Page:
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I raised raw goat milk and dairy goats in my suburban St. Louis, Missouri backyard from 1993 - 2013. I am available for consultation on your dairy herd management That's a long time and my backyard goats and chickens provided a lot of enjoyment and inspiration for people throughout the area. I no longer live there and I don't have goats now.  I'm proud to say that I was at the forefront of defending and revising the "chicken and goat" law in Webster Groves, MO for all those years until our law became a model adopted by many of the other municipalities who jumped on the bandwagon of providing laws protecting backyard chicken raising and animal husbandry. Now over 100-150 licensed chicken raising households in Webster Groves, including 5 more on my own street.

The info on buying raw milk in Missouri. 
Other websites list people who sell raw goat milk or raw cow milk.  Some raw sheep milk is available in Missouri but not much and it is seasonal, only from winter through early summer.

Raw goat milk, cow milk, sheep milk, etc, is completely legal for you to buy in the state of Missouri.  It always has been legal here. 

Mo. Statute # 196.935, the "Fluid Milk Law", states: " Only pasteurized graded milk may be sold at a grocery store, soda fountain, restaurant, or similar establishment, with the exception that an individual may buy and have delivered for his own use, raw milk and cream from a farm."  The fluid milk law doesn't mention cheese, nor other products (tomatoes? driver's licenses?) because it does not regulate those products.  It is only about fluid milk.

What are the "exceptions" mentioned in the law? 

1.  Pasteurized, graded milk (licensed) is sold commercially. Raw milk (ungraded, unlicensed) is sold to individuals.

2.  Pasteurized, graded milk is sold to restaurants, grocery stores, etc. Raw, ungraded (i.e. unlicensed) milk is not sold to restaurants, grocery stores, etc. There is a different law providing for the establishment of Grade A, licensed, raw milk dairies that can sell to stores.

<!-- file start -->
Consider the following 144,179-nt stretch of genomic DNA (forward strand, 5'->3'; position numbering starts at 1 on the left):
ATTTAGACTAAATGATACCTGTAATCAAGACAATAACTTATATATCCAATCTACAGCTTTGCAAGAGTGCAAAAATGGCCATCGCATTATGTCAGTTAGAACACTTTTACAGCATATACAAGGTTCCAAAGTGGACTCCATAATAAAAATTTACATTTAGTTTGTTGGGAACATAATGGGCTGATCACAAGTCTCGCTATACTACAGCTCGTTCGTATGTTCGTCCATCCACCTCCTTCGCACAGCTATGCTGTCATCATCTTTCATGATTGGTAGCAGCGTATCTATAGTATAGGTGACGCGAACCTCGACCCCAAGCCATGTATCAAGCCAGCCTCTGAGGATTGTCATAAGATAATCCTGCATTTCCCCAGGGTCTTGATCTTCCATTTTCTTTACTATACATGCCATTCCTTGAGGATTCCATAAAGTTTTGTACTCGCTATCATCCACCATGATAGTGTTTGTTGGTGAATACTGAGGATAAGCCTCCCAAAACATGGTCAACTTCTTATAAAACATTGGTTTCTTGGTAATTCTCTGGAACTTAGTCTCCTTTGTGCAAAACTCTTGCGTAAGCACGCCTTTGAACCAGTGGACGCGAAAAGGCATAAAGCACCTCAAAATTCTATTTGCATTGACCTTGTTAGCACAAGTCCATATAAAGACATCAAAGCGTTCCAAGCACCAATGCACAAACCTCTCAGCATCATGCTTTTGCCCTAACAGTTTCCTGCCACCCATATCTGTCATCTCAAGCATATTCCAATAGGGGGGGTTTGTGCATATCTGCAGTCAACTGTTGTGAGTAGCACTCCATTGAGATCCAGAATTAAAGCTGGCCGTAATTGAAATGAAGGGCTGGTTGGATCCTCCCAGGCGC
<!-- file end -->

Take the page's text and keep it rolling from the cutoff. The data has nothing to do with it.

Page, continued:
3.  An individual may buy raw milk and/or cream for his own use directly from the farm where it is produced.

4.  An individual may have raw milk and/or cream delivered to a drop off point, to be picked up by the person it was intended for.  Some states restrict delivery of raw milk, but not Missouri. The drop off point for pre-ordered milk can be any pre-arranged spot in the state, such as a refrigerator in someone's garage, or a booth at a farmer's market.

5.  In Missouri you may buy raw milk whether goat milk, cow milk, sheep milk, etc.

6.  In Missouri you may buy raw cream which has been skimmed from the milk.  Some other states do not allow the cream to be sold separately.

7. Delivery has been taken to mean that you ought to pre-order the milk that will be delivered to the drop off point. That is not specified or even hinted at in the law, but it's become customary and accepted by the Missouri Milk Board.

8. Raw milk that has not been pre-ordered is not generally sold at a drop off point, because the exchange of money is sometimes taken to mean the milk was "sold" from an "off-farm location," which is frowned on. This concept is based on an "opinion letter" by the attorney general in 1973, and is not part of the actual law itself. However, since sellers have gotten in trouble over this, just don't sell milk at locations off the farm unless it has been pre-ordered and can be considered "delivered" rather than "sold."

This law is ideal as it stands. From the standpoint of the citizens, both buyers and the producers of raw milk, it's one of the best in the USA. Anyone who tries to change or "improve" this law is undermining its strength by opening it up for argument.